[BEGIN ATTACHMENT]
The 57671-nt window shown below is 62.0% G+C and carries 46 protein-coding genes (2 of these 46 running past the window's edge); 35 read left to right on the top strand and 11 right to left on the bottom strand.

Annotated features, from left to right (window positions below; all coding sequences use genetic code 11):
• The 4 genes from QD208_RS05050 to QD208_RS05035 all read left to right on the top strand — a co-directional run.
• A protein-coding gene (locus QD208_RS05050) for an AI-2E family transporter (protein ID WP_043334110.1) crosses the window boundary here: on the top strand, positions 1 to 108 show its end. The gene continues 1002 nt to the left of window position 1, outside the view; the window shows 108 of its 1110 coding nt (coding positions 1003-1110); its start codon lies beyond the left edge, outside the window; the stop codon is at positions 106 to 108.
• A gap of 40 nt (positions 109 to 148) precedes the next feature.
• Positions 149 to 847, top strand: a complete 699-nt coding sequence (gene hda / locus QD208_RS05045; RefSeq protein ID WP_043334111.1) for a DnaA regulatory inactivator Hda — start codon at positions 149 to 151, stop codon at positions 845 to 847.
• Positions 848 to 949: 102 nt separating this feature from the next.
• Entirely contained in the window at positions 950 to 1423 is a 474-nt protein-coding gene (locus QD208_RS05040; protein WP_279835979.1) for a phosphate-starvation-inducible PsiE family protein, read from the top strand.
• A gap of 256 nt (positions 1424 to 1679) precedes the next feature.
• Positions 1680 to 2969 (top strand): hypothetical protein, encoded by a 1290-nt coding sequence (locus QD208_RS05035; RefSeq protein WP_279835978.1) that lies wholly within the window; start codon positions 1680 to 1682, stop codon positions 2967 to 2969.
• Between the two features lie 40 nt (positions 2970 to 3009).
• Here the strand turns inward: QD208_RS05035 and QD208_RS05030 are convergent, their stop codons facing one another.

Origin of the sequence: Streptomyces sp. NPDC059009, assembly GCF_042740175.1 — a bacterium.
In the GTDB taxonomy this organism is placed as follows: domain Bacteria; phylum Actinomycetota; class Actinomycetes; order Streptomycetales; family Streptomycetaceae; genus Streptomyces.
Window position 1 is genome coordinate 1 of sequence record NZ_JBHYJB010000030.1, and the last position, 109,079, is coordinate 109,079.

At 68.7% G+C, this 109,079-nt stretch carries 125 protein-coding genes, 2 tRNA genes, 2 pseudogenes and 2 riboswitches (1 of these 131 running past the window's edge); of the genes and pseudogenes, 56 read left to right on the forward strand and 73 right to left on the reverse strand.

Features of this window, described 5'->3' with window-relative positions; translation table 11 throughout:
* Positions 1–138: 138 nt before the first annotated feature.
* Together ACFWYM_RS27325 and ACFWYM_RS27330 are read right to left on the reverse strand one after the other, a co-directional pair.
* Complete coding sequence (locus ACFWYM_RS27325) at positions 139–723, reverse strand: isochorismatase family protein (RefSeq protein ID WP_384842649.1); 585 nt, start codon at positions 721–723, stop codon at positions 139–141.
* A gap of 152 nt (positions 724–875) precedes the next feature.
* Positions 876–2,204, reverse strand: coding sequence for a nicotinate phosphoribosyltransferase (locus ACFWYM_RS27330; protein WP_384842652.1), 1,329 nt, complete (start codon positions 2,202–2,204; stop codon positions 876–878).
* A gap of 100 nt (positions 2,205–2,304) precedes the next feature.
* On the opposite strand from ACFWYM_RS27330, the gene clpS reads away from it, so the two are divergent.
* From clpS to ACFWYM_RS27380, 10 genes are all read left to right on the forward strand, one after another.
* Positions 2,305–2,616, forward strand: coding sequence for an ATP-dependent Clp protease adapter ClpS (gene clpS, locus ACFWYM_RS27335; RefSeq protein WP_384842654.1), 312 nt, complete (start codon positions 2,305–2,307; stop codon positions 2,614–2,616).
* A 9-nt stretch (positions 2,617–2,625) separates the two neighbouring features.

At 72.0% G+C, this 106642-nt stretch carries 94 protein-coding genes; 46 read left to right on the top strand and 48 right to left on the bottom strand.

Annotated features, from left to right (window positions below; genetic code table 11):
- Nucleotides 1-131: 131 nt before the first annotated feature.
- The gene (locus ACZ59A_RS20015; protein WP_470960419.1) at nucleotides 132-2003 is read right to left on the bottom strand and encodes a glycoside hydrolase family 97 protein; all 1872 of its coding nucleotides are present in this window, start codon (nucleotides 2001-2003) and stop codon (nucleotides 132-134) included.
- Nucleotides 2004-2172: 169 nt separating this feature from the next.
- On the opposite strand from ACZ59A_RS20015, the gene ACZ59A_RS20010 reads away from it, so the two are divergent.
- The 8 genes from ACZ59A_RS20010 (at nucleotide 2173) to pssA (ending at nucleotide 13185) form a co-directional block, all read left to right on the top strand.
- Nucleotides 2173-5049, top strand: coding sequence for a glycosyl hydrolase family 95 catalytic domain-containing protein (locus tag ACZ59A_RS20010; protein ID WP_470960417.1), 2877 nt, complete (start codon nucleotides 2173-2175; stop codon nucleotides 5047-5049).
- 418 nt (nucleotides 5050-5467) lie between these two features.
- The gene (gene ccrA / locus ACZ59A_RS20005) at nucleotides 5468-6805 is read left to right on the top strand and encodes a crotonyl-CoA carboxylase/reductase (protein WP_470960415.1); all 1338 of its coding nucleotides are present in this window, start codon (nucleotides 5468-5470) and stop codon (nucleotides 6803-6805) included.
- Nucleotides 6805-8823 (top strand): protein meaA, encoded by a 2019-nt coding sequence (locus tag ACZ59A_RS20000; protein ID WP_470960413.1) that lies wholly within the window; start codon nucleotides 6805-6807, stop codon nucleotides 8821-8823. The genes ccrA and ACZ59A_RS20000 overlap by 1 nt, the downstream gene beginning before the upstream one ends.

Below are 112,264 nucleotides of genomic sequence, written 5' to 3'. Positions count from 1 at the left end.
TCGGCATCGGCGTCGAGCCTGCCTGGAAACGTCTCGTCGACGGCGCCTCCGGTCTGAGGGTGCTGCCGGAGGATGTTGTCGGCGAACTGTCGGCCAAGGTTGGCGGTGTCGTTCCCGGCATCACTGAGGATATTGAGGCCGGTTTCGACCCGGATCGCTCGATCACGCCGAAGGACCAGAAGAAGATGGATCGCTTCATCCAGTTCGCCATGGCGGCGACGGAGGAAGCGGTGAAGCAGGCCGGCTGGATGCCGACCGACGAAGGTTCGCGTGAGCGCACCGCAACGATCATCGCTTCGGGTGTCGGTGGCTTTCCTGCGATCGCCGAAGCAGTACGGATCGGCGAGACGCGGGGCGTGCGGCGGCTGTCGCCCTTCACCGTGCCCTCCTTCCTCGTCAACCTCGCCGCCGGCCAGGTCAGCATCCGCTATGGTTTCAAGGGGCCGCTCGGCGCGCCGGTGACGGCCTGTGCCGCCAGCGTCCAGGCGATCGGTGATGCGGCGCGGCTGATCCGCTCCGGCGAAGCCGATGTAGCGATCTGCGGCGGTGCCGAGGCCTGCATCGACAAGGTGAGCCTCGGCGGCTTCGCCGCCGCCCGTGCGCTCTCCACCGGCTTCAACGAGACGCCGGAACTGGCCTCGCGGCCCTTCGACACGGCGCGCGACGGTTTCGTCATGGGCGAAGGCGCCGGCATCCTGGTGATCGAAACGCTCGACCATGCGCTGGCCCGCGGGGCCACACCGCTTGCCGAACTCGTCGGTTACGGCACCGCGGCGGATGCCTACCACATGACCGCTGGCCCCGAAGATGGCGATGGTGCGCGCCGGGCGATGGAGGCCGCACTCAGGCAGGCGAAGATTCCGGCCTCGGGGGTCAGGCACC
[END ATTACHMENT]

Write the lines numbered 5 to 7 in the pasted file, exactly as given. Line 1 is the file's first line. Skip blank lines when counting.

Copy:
• A gap of 40 nt (positions 109 to 148) precedes the next feature.
• Positions 149 to 847, top strand: a complete 699-nt coding sequence (gene hda / locus QD208_RS05045; RefSeq protein ID WP_043334111.1) for a DnaA regulatory inactivator Hda — start codon at positions 149 to 151, stop codon at positions 845 to 847.
• Positions 848 to 949: 102 nt separating this feature from the next.